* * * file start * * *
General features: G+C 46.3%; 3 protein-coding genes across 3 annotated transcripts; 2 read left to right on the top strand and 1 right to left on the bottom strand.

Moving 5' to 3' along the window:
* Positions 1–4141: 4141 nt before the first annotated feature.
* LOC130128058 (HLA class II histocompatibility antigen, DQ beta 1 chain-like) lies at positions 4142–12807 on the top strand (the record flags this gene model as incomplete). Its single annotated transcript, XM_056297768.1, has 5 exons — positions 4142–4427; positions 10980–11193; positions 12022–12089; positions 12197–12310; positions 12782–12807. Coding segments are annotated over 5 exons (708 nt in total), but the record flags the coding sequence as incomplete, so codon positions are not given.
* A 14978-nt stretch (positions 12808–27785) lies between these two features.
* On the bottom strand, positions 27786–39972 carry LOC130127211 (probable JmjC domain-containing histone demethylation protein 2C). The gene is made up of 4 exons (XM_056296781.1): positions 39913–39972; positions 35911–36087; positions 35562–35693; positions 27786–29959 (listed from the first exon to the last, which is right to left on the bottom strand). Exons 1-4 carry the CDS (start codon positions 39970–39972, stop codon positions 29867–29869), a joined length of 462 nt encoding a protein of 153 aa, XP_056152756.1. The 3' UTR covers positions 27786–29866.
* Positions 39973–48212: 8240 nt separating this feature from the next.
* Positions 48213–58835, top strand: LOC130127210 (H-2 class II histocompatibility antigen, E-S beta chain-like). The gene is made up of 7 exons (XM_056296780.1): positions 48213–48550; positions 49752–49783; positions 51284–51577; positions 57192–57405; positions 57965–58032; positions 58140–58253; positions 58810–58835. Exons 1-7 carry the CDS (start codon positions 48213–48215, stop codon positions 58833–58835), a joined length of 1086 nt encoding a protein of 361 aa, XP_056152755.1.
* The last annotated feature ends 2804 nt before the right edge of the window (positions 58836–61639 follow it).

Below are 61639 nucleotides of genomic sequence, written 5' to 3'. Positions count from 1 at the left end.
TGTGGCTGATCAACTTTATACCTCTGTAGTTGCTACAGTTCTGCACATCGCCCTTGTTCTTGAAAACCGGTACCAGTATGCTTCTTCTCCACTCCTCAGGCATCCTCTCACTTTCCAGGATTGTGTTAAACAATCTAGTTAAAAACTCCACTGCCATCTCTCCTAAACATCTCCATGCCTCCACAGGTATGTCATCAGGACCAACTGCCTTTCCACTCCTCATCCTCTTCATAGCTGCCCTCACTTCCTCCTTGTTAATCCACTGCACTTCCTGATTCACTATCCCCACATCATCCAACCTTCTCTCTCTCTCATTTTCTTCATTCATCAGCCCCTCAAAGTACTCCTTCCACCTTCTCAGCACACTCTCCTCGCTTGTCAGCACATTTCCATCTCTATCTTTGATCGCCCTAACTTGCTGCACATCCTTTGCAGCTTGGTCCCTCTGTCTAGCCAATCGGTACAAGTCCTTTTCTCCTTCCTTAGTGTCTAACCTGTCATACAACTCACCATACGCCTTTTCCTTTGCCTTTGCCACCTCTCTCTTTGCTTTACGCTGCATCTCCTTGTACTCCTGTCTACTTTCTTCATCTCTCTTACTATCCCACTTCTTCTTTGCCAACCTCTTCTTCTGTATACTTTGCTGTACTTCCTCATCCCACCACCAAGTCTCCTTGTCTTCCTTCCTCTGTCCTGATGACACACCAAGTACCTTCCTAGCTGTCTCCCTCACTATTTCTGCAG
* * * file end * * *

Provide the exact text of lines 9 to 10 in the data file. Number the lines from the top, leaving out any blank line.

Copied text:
* The last annotated feature ends 2804 nt before the right edge of the window (positions 58836–61639 follow it).

Below are 61639 nucleotides of genomic sequence, written 5' to 3'. Positions count from 1 at the left end.